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TENTH LETTER MEDIA

I Dream Of $ Jigi $ by DJ Layne Luv

Jigi Cover Photo

…And just like the Jeannie from the tv show her “image” caters to the fantasy of the male wishes (and some females too lol) but seriously that is not any of her concern. The true business woman from Dayton Ohio is focused on the check daily and very little else in the way of drama or negativity. Her name is Jigi Deniro as in Spanish currency. Her movement you ask? Pretty Pesos. The rest is self explanatory.

These days everybody says they’re about the check, but what caught my attention was Jigi’s consistency. It’s one thing to constantly flood a social media timeline, but to do it in a versatile way that shows your skills, grind, hustle, and doesn’t bore the audience…now that’s saying something. For example, early risers can catch her on Wright State University’s Hip Hop WakeUp Radio on 106.9fm bringing sunshine to her loyal listeners and informing them on all the latest happenings with Ohio Hip Hop artists. You might also see her at a fund raising event empowering the youth to stay in school. And for the people involved in the night life, Jigi heavily promotes Plush Adult Night Life ENT. 

Being that she was from Ohio, I wanted to do more than interview her, I wanted to be a part of the Jigi Deniro brand. So, I called her up one day and asked her if I could have the number to her manager and the information on who does all of her marketing and branding. She replied “You’re speaking to her. That would be me, me & me” LOL! I also asked her if she wouldn’t mind being a part of a worldwide organization that promotes a represents artist in every state (Fleet DJs). She said “Are you kidding me or what?…yeah I’m down.” After speaking with Aaron and presenting her artist press package, it was a go. Jigi became an official Fleet Artist. 

But please don’t judge her by what you see on the surface. Jigi is from good stock and receives love and support from her parents and the rest of her family. I asked her if her folks were ever uncomfortable about her promoting adult entertainment (dem skrippers) and she stated “Of course, any parent wants to protect their child from the pitfalls of this world, but they know that Jigi is grown at the end of the day, that means Jigi got her own bills to pay.” …she adds “But I receive so much love and support from my family, my mother especially”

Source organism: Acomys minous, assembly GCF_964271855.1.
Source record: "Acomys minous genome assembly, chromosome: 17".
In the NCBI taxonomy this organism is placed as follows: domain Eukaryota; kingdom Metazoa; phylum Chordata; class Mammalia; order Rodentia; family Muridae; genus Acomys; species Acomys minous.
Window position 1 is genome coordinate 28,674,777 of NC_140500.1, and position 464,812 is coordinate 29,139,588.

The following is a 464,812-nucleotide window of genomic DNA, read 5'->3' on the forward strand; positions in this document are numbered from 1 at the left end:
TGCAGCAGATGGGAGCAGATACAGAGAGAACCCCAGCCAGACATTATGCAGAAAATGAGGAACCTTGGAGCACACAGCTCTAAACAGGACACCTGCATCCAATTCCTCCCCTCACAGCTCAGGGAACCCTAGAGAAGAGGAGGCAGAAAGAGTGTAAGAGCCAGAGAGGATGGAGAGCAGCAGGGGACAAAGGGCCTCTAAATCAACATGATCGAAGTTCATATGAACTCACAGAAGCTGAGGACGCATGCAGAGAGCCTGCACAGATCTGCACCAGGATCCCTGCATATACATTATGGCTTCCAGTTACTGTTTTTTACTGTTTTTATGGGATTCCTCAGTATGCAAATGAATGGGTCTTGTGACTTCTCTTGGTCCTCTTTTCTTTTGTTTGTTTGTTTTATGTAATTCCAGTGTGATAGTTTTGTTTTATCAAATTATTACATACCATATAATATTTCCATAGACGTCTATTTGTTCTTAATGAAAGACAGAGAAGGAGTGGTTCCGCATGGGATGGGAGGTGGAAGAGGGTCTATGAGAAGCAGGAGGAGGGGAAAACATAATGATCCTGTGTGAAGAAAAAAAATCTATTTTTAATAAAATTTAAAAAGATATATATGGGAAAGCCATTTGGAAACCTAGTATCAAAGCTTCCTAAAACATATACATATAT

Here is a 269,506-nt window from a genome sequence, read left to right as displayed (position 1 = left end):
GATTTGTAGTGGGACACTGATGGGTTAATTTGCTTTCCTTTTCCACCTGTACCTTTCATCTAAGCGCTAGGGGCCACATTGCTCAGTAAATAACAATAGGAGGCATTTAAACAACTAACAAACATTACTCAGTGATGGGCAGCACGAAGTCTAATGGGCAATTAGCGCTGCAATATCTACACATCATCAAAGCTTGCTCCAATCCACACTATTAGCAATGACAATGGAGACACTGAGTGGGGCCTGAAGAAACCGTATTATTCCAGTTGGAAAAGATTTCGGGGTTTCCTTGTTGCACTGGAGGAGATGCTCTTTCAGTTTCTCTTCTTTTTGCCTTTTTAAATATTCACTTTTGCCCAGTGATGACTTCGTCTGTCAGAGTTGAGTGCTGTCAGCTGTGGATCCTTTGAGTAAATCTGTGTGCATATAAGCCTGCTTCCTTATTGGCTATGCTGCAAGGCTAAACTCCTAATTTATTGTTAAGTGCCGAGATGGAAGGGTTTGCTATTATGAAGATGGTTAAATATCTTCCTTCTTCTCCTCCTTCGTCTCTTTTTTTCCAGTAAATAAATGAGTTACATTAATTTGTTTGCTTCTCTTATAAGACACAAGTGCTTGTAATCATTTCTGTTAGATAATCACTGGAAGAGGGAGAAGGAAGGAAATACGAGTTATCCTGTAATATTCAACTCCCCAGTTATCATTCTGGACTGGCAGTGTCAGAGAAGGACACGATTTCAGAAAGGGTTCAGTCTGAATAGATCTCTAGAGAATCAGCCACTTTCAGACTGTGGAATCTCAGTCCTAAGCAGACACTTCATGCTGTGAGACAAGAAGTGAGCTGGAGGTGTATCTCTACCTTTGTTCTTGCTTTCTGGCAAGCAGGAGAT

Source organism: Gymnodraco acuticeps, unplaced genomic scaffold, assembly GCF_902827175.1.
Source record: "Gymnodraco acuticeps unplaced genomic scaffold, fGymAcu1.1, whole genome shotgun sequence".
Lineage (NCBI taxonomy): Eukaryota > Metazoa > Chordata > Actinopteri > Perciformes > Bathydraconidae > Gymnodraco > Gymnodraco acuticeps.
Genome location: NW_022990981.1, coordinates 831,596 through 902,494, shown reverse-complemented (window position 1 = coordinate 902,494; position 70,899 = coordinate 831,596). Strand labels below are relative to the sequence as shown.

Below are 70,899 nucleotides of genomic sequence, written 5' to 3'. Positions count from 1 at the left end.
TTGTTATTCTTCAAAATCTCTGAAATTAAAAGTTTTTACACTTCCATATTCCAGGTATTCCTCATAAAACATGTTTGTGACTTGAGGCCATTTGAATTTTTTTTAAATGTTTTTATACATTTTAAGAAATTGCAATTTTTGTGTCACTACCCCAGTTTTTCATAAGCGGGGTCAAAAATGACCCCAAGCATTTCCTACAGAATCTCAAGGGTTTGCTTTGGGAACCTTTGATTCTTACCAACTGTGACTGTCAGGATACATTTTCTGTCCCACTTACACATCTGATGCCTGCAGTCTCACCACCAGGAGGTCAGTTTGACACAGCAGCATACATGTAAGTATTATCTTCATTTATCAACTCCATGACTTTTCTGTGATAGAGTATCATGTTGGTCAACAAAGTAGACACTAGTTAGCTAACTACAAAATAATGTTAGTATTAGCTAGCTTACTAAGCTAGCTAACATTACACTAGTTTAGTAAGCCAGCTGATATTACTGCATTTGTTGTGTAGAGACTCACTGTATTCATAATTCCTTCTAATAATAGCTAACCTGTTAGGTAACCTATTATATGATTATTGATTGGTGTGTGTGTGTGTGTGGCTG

What most may not know, is that even though Jigi is from Ohio she developed her HU$TLE down south at good ol Tennessee State University. She says “Attending school down there really opened me up to diversity and life outside of my Ohio bubble. When you’ve got all that talent in one area from New York, Chicago Atlanta, and California, different personalities are going to influence creativity and you give some and you take some, but it’s all there to develop what you’re trying to become.” I want to give a shout out to my HBCU family because I still carry those connections to this day….

She’s very witty. I asked how she feels when she thinks people might think she’s doing too much…and already speaking in third person she responds…“Jigi got a whole lotta Plan A’s “ I bust out laughing. “No for real…All my Plan A’s bring in some sort of revenue or income stream for me” 

She has a single out now entitled Y.E.S. being pushed by The Fleet DJ’s however, please go to her youtube channel and check out her other two hot songs “Lost Count” and “Lingo” ft D. Seanny 

Be sure to follow her on all of the social media sites because her star is rising and she shows no signs of slowing down anytime soon.

@DJLAYNELUV

@Jigi_Deniro

@StraightOfficialMag

@UptownWeekly

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King Bo Bandz: It’s Good To Be The King by DJ Layne Luv

King Bo Bandz

As The Notorious B.I.G. said, “If you don’t know, now you know nigga!” Big boys been running things in the rap game for a long time. But I’m not just talking about big in stature but also how they think. But you must admit there is something fascinating about rapper that just doesn’t give a f*ck about what limitations people have, their mission is to do one thing, Smash The Game. They know they are tight with the rhymes, and the game they spit is relatable. From the first time you saw Ricky Rozay walk on stage tatted up with no shirt on….you knew he was a star. Enter… King Bo Bandz. The Worldwide Fleet DJ’s had a conference call this week, and our job was to listen to his music and offer an effective critique. I always take these calls very seriously because from the calls, journalist and DJ’s can develop a professional relationship. So I did my research and found his video on Youtube Life of a King. From my first impression, I saw the usual rap starter pack. The thuggery, video shoot in Miami, strippers with big asses, Bentley Coup, and trap references, but even with the cliche’s the song was hard. As a journalist, I know there are certain things a rapper does for appeal, but it’s my job to look for the depth of the artist. Subsequently, I went to my email and low and behold there were two other tracks for review. The songs were called Underdog and Lifestyle. Underdog put me in a mind state of the 2018 turn-up kid in the club. I then put on Lifestyle and it reminded of that Beanie Sigel The Truth flow. Bandz versality was impressive. It compelled me to take a closer look at the rapper.